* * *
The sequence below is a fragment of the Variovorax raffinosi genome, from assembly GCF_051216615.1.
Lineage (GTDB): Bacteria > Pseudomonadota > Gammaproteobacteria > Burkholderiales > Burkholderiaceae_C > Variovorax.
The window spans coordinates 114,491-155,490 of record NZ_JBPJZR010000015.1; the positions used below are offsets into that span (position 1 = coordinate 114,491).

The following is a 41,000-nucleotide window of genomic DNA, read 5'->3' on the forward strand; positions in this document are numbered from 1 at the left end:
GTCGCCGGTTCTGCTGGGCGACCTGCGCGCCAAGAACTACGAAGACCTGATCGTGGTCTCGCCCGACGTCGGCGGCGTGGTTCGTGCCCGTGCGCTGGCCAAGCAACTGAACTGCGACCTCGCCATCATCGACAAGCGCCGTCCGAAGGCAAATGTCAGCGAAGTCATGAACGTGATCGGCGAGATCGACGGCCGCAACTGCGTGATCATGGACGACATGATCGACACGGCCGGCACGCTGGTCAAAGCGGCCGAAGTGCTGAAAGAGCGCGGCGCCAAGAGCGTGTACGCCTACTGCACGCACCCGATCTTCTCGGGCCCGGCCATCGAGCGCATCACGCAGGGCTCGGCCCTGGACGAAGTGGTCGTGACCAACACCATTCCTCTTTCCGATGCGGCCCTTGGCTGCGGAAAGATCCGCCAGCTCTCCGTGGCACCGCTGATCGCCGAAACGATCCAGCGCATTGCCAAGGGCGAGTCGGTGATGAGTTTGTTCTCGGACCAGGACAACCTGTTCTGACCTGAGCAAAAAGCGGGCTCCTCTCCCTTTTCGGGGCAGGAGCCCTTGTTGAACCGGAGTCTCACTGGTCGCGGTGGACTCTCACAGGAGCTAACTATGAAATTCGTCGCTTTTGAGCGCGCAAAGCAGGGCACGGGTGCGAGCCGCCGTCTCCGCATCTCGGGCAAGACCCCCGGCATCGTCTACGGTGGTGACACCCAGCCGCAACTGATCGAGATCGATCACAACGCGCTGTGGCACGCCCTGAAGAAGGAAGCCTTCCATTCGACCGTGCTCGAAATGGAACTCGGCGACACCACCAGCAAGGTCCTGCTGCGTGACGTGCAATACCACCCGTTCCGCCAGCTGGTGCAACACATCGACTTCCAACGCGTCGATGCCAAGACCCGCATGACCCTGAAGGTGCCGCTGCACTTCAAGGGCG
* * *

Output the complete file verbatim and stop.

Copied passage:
The sequence below is a fragment of the Variovorax raffinosi genome, from assembly GCF_051216615.1.
Lineage (GTDB): Bacteria > Pseudomonadota > Gammaproteobacteria > Burkholderiales > Burkholderiaceae_C > Variovorax.
The window spans coordinates 114,491-155,490 of record NZ_JBPJZR010000015.1; the positions used below are offsets into that span (position 1 = coordinate 114,491).

The following is a 41,000-nucleotide window of genomic DNA, read 5'->3' on the forward strand; positions in this document are numbered from 1 at the left end:
GTCGCCGGTTCTGCTGGGCGACCTGCGCGCCAAGAACTACGAAGACCTGATCGTGGTCTCGCCCGACGTCGGCGGCGTGGTTCGTGCCCGTGCGCTGGCCAAGCAACTGAACTGCGACCTCGCCATCATCGACAAGCGCCGTCCGAAGGCAAATGTCAGCGAAGTCATGAACGTGATCGGCGAGATCGACGGCCGCAACTGCGTGATCATGGACGACATGATCGACACGGCCGGCACGCTGGTCAAAGCGGCCGAAGTGCTGAAAGAGCGCGGCGCCAAGAGCGTGTACGCCTACTGCACGCACCCGATCTTCTCGGGCCCGGCCATCGAGCGCATCACGCAGGGCTCGGCCCTGGACGAAGTGGTCGTGACCAACACCATTCCTCTTTCCGATGCGGCCCTTGGCTGCGGAAAGATCCGCCAGCTCTCCGTGGCACCGCTGATCGCCGAAACGATCCAGCGCATTGCCAAGGGCGAGTCGGTGATGAGTTTGTTCTCGGACCAGGACAACCTGTTCTGACCTGAGCAAAAAGCGGGCTCCTCTCCCTTTTCGGGGCAGGAGCCCTTGTTGAACCGGAGTCTCACTGGTCGCGGTGGACTCTCACAGGAGCTAACTATGAAATTCGTCGCTTTTGAGCGCGCAAAGCAGGGCACGGGTGCGAGCCGCCGTCTCCGCATCTCGGGCAAGACCCCCGGCATCGTCTACGGTGGTGACACCCAGCCGCAACTGATCGAGATCGATCACAACGCGCTGTGGCACGCCCTGAAGAAGGAAGCCTTCCATTCGACCGTGCTCGAAATGGAACTCGGCGACACCACCAGCAAGGTCCTGCTGCGTGACGTGCAATACCACCCGTTCCGCCAGCTGGTGCAACACATCGACTTCCAACGCGTCGATGCCAAGACCCGCATGACCCTGAAGGTGCCGCTGCACTTCAAGGGCG